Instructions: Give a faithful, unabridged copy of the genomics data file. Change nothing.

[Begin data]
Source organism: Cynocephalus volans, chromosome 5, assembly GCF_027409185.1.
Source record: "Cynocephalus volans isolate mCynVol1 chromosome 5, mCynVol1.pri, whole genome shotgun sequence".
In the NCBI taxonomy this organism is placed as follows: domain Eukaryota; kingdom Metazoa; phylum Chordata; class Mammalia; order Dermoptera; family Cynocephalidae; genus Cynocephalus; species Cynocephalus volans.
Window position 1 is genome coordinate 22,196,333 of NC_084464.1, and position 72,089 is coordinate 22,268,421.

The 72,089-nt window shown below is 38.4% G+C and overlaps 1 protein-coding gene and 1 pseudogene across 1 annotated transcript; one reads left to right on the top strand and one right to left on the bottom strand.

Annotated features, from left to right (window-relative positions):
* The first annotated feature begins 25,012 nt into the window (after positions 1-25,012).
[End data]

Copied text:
Source organism: Cynocephalus volans, chromosome 5, assembly GCF_027409185.1.
Source record: "Cynocephalus volans isolate mCynVol1 chromosome 5, mCynVol1.pri, whole genome shotgun sequence".
In the NCBI taxonomy this organism is placed as follows: domain Eukaryota; kingdom Metazoa; phylum Chordata; class Mammalia; order Dermoptera; family Cynocephalidae; genus Cynocephalus; species Cynocephalus volans.
Window position 1 is genome coordinate 22,196,333 of NC_084464.1, and position 72,089 is coordinate 22,268,421.

The 72,089-nt window shown below is 38.4% G+C and overlaps 1 protein-coding gene and 1 pseudogene across 1 annotated transcript; one reads left to right on the top strand and one right to left on the bottom strand.

Annotated features, from left to right (window-relative positions):
* The first annotated feature begins 25,012 nt into the window (after positions 1-25,012).